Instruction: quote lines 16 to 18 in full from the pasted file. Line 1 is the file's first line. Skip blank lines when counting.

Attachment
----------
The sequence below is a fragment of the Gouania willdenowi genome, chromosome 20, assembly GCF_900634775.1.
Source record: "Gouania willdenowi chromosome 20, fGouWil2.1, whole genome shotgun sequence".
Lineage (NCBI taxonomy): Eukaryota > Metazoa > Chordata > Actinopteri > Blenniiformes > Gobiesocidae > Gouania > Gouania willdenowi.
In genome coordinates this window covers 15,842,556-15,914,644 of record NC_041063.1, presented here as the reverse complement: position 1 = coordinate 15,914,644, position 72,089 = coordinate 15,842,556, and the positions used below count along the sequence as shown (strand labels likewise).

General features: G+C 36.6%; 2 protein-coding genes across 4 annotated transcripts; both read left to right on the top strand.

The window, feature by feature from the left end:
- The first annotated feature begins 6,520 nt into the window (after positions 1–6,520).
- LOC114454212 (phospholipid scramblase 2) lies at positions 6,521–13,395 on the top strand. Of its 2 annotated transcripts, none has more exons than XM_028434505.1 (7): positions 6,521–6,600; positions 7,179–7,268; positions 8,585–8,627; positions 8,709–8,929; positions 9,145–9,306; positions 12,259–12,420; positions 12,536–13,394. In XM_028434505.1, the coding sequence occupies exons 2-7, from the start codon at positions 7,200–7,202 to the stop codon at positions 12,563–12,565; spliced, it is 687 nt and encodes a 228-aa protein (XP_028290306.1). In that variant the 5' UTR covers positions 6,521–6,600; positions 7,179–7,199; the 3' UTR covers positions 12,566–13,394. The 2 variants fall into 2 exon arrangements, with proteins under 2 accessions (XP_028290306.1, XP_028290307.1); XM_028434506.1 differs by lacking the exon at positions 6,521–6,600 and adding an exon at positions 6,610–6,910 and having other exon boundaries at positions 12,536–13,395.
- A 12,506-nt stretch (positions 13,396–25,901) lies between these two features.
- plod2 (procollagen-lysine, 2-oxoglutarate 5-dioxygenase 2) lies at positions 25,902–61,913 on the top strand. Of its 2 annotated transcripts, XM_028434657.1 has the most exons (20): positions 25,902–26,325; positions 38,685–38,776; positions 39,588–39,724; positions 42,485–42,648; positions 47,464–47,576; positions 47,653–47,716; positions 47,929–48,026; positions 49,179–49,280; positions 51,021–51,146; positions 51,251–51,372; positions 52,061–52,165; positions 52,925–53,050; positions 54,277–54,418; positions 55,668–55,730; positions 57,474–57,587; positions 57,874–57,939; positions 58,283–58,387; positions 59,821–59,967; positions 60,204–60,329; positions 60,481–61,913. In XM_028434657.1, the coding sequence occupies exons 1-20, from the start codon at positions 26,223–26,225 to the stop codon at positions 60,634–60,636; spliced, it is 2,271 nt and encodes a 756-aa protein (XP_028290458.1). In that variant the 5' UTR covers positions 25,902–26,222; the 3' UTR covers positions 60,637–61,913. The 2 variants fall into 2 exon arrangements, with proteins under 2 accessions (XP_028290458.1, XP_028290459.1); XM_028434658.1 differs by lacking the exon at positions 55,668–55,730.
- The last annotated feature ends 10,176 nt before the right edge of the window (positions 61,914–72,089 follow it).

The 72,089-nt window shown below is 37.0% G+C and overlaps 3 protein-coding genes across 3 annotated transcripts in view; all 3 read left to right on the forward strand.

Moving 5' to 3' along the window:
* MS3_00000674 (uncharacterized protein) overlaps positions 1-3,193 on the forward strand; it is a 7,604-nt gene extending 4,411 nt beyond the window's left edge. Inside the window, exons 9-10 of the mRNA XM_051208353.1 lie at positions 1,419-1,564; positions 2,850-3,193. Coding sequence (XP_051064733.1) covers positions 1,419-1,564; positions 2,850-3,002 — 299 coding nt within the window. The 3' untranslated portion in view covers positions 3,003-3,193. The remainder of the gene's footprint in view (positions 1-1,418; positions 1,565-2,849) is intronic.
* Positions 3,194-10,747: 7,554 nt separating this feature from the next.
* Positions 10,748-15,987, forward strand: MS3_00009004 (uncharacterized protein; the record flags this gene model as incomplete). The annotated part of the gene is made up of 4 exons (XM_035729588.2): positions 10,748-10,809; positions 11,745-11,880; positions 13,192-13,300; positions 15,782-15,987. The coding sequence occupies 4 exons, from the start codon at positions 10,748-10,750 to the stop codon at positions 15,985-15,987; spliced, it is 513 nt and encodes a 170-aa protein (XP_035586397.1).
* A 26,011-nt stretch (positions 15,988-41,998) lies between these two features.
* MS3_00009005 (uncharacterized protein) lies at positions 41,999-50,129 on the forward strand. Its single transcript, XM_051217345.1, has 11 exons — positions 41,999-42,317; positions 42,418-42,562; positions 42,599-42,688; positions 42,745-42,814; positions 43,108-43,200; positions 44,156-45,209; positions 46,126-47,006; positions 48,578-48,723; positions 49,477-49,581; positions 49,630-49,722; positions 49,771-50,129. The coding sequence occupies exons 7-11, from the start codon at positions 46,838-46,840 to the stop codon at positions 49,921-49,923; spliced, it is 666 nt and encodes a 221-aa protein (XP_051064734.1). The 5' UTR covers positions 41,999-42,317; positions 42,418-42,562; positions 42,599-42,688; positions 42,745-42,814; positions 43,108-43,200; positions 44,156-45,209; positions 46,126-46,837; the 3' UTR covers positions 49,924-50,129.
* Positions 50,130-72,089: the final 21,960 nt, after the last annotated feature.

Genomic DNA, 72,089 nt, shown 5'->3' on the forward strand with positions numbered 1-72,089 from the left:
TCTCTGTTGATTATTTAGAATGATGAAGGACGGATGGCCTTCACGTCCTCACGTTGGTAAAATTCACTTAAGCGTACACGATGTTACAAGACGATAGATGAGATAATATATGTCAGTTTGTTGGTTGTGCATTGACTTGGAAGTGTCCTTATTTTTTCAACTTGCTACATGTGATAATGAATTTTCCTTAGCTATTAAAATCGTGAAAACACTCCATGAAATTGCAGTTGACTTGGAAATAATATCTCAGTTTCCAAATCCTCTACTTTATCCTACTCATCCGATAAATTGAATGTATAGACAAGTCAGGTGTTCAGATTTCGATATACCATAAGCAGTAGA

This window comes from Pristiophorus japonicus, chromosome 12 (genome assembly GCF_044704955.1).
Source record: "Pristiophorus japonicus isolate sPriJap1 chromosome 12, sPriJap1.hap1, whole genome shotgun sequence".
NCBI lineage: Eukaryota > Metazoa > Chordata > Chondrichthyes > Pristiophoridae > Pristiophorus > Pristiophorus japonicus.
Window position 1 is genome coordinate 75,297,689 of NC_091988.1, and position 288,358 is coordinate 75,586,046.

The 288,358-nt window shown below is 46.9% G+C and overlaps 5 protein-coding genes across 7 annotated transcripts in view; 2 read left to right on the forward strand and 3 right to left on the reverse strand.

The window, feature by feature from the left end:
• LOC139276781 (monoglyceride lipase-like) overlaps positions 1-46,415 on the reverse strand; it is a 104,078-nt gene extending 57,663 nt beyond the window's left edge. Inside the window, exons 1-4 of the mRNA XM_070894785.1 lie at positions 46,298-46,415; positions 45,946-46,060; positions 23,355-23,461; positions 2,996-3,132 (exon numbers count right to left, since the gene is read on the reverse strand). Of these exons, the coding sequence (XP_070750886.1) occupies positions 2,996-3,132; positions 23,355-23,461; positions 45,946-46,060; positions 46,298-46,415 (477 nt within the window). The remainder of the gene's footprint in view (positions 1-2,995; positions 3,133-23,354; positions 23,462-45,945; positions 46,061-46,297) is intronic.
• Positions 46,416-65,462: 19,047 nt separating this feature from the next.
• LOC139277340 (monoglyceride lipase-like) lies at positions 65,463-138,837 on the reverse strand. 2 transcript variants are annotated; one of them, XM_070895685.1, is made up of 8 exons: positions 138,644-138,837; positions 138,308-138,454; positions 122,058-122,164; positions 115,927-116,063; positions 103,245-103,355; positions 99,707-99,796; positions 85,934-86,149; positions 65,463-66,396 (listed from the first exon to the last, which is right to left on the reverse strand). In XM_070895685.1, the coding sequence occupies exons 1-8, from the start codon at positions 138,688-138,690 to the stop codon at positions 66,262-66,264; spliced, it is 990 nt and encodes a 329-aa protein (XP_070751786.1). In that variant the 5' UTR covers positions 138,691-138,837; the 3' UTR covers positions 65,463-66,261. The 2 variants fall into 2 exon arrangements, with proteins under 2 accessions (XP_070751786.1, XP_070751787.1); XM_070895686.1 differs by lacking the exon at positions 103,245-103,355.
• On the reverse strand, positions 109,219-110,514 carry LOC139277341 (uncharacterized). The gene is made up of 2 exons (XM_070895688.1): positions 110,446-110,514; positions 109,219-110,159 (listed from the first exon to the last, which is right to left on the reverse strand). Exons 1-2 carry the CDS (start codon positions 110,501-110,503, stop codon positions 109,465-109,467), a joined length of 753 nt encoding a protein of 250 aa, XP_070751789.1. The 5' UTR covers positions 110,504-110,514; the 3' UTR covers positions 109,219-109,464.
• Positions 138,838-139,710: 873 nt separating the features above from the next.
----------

* Positions 10,748-15,987, forward strand: MS3_00009004 (uncharacterized protein; the record flags this gene model as incomplete). The annotated part of the gene is made up of 4 exons (XM_035729588.2): positions 10,748-10,809; positions 11,745-11,880; positions 13,192-13,300; positions 15,782-15,987. The coding sequence occupies 4 exons, from the start codon at positions 10,748-10,750 to the stop codon at positions 15,985-15,987; spliced, it is 513 nt and encodes a 170-aa protein (XP_035586397.1).
* A 26,011-nt stretch (positions 15,988-41,998) lies between these two features.
* MS3_00009005 (uncharacterized protein) lies at positions 41,999-50,129 on the forward strand. Its single transcript, XM_051217345.1, has 11 exons — positions 41,999-42,317; positions 42,418-42,562; positions 42,599-42,688; positions 42,745-42,814; positions 43,108-43,200; positions 44,156-45,209; positions 46,126-47,006; positions 48,578-48,723; positions 49,477-49,581; positions 49,630-49,722; positions 49,771-50,129. The coding sequence occupies exons 7-11, from the start codon at positions 46,838-46,840 to the stop codon at positions 49,921-49,923; spliced, it is 666 nt and encodes a 221-aa protein (XP_051064734.1). The 5' UTR covers positions 41,999-42,317; positions 42,418-42,562; positions 42,599-42,688; positions 42,745-42,814; positions 43,108-43,200; positions 44,156-45,209; positions 46,126-46,837; the 3' UTR covers positions 49,924-50,129.